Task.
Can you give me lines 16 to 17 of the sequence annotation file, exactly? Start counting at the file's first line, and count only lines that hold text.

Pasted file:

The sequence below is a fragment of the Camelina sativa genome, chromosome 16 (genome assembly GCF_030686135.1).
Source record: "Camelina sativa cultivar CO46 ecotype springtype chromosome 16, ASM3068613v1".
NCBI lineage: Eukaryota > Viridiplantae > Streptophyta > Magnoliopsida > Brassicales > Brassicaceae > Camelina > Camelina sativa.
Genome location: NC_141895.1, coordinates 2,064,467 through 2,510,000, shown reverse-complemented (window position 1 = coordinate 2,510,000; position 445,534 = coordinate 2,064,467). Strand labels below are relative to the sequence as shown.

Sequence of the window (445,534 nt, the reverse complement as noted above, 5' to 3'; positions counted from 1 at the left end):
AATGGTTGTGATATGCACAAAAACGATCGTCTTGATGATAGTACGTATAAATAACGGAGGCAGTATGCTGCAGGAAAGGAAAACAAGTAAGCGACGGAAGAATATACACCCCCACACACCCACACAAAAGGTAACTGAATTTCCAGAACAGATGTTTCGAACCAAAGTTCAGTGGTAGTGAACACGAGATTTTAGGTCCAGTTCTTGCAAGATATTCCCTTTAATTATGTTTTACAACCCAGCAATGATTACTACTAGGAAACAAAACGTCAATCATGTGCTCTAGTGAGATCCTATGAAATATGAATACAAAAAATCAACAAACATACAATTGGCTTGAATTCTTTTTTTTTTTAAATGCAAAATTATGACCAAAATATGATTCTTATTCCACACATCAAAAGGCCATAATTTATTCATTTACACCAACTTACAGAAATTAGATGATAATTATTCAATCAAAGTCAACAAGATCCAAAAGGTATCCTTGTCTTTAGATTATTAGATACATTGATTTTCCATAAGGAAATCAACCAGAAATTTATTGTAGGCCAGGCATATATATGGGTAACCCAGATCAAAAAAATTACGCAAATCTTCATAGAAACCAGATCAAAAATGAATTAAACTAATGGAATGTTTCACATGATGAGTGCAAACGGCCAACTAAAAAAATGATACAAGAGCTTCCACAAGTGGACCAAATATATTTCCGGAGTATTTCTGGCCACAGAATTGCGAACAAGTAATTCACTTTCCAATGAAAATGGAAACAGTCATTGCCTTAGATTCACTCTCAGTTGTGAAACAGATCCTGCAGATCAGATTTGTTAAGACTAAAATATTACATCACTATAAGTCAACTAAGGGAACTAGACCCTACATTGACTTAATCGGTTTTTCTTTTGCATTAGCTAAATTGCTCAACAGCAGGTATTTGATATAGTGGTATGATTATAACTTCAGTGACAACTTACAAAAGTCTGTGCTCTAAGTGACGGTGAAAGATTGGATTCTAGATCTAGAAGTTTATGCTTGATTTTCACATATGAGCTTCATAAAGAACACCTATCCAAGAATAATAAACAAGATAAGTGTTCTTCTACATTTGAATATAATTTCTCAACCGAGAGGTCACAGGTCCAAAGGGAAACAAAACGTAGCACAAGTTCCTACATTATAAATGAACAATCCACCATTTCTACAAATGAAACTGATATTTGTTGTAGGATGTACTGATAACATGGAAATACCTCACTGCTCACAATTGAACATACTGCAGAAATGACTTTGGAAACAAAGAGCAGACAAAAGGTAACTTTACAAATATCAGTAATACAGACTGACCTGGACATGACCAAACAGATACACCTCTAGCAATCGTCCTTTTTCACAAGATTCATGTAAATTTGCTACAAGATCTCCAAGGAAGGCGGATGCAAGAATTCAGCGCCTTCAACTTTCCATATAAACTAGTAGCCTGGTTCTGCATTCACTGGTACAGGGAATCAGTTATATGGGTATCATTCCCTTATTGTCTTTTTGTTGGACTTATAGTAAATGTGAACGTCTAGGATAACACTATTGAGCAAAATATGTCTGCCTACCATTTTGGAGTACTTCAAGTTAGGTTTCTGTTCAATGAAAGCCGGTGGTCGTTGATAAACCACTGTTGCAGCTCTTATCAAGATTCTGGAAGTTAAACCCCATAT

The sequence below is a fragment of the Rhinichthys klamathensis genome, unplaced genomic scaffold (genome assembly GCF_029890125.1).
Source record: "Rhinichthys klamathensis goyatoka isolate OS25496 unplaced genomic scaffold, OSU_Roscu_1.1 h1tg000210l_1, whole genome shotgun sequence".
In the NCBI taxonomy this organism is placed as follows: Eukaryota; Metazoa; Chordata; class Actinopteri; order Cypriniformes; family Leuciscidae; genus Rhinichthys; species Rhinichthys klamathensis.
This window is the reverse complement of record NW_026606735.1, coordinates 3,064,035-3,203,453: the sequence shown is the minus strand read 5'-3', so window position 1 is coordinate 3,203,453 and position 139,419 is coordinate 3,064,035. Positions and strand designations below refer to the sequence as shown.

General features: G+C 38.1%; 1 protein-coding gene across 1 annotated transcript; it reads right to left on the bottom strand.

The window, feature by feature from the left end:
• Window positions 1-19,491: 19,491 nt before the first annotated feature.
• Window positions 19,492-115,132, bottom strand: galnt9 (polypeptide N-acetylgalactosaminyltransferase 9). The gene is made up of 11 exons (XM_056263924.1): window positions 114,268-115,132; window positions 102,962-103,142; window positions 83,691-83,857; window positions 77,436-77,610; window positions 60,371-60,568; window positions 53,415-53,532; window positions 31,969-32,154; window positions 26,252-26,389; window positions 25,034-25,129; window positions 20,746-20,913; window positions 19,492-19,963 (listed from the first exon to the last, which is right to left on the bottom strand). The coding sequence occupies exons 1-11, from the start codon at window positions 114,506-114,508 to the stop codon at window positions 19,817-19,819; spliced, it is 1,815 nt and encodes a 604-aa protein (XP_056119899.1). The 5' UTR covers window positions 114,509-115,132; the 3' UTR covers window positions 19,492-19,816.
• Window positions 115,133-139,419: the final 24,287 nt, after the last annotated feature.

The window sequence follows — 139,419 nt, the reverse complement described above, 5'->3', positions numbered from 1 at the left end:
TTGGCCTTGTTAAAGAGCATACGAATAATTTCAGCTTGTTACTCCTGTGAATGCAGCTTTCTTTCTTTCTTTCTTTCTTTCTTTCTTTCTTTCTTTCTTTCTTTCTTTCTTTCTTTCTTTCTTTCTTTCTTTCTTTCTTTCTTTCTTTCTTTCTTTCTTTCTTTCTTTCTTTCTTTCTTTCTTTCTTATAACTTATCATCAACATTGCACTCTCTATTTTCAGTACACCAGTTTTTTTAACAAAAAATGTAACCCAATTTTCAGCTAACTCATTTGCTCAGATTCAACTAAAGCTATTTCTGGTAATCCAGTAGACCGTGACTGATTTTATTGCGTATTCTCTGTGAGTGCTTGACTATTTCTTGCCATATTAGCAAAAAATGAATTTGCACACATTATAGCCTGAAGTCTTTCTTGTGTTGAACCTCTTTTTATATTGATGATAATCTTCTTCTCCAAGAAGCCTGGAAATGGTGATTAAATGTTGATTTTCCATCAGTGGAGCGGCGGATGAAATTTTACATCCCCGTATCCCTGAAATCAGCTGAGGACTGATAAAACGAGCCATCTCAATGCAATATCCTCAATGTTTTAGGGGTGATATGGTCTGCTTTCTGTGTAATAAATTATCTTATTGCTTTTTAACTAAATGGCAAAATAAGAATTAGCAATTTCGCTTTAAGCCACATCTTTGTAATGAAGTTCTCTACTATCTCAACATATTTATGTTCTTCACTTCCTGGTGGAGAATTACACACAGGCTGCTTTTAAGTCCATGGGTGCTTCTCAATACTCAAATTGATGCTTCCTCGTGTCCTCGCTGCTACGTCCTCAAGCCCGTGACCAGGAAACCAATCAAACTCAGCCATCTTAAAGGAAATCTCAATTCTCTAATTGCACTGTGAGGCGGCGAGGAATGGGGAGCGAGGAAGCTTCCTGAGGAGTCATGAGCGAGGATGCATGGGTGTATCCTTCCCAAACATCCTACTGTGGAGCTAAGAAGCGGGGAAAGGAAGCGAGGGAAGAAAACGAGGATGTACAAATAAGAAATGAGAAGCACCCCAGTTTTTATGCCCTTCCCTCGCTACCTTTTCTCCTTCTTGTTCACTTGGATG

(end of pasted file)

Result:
The window sequence follows — 139,419 nt, the reverse complement described above, 5'->3', positions numbered from 1 at the left end:
TTGGCCTTGTTAAAGAGCATACGAATAATTTCAGCTTGTTACTCCTGTGAATGCAGCTTTCTTTCTTTCTTTCTTTCTTTCTTTCTTTCTTTCTTTCTTTCTTTCTTTCTTTCTTTCTTTCTTTCTTTCTTTCTTTCTTTCTTTCTTTCTTTCTTTCTTTCTTTCTTTCTTTCTTTCTTTCTTTCTTATAACTTATCATCAACATTGCACTCTCTATTTTCAGTACACCAGTTTTTTTAACAAAAAATGTAACCCAATTTTCAGCTAACTCATTTGCTCAGATTCAACTAAAGCTATTTCTGGTAATCCAGTAGACCGTGACTGATTTTATTGCGTATTCTCTGTGAGTGCTTGACTATTTCTTGCCATATTAGCAAAAAATGAATTTGCACACATTATAGCCTGAAGTCTTTCTTGTGTTGAACCTCTTTTTATATTGATGATAATCTTCTTCTCCAAGAAGCCTGGAAATGGTGATTAAATGTTGATTTTCCATCAGTGGAGCGGCGGATGAAATTTTACATCCCCGTATCCCTGAAATCAGCTGAGGACTGATAAAACGAGCCATCTCAATGCAATATCCTCAATGTTTTAGGGGTGATATGGTCTGCTTTCTGTGTAATAAATTATCTTATTGCTTTTTAACTAAATGGCAAAATAAGAATTAGCAATTTCGCTTTAAGCCACATCTTTGTAATGAAGTTCTCTACTATCTCAACATATTTATGTTCTTCACTTCCTGGTGGAGAATTACACACAGGCTGCTTTTAAGTCCATGGGTGCTTCTCAATACTCAAATTGATGCTTCCTCGTGTCCTCGCTGCTACGTCCTCAAGCCCGTGACCAGGAAACCAATCAAACTCAGCCATCTTAAAGGAAATCTCAATTCTCTAATTGCACTGTGAGGCGGCGAGGAATGGGGAGCGAGGAAGCTTCCTGAGGAGTCATGAGCGAGGATGCATGGGTGTATCCTTCCCAAACATCCTACTGTGGAGCTAAGAAGCGGGGAAAGGAAGCGAGGGAAGAAAACGAGGATGTACAAATAAGAAATGAGAAGCACCCCAGTTTTTATGCCCTTCCCTCGCTACCTTTTCTCCTTCTTGTTCACTTGGATG